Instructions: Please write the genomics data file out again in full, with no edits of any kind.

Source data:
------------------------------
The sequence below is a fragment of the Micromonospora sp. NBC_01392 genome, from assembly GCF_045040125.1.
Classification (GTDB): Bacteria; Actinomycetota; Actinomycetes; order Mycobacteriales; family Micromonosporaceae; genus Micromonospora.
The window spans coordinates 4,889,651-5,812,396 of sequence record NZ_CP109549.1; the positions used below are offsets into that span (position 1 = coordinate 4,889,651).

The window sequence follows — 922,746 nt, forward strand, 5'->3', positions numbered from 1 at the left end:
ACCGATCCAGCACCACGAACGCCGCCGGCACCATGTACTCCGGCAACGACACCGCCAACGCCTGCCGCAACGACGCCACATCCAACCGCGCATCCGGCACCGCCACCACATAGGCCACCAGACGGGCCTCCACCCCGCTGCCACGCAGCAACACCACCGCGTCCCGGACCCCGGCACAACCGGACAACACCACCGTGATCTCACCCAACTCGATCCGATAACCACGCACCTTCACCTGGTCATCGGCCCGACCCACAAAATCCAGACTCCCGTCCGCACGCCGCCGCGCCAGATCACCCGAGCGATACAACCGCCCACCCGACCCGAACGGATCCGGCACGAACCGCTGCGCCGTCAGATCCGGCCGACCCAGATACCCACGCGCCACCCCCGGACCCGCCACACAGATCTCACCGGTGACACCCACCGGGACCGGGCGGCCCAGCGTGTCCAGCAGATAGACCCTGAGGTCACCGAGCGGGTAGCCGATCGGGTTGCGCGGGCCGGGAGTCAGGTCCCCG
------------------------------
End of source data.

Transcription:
The sequence below is a fragment of the Micromonospora sp. NBC_01392 genome, from assembly GCF_045040125.1.
Classification (GTDB): Bacteria; Actinomycetota; Actinomycetes; order Mycobacteriales; family Micromonosporaceae; genus Micromonospora.
The window spans coordinates 4,889,651-5,812,396 of sequence record NZ_CP109549.1; the positions used below are offsets into that span (position 1 = coordinate 4,889,651).

The window sequence follows — 922,746 nt, forward strand, 5'->3', positions numbered from 1 at the left end:
ACCGATCCAGCACCACGAACGCCGCCGGCACCATGTACTCCGGCAACGACACCGCCAACGCCTGCCGCAACGACGCCACATCCAACCGCGCATCCGGCACCGCCACCACATAGGCCACCAGACGGGCCTCCACCCCGCTGCCACGCAGCAACACCACCGCGTCCCGGACCCCGGCACAACCGGACAACACCACCGTGATCTCACCCAACTCGATCCGATAACCACGCACCTTCACCTGGTCATCGGCCCGACCCACAAAATCCAGACTCCCGTCCGCACGCCGCCGCGCCAGATCACCCGAGCGATACAACCGCCCACCCGACCCGAACGGATCCGGCACGAACCGCTGCGCCGTCAGATCCGGCCGACCCAGATACCCACGCGCCACCCCCGGACCCGCCACACAGATCTCACCGGTGACACCCACCGGGACCGGGCGGCCCAGCGTGTCCAGCAGATAGACCCTGAGGTCACCGAGCGGGTAGCCGATCGGGTTGCGCGGGCCGGGAGTCAGGTCCCCG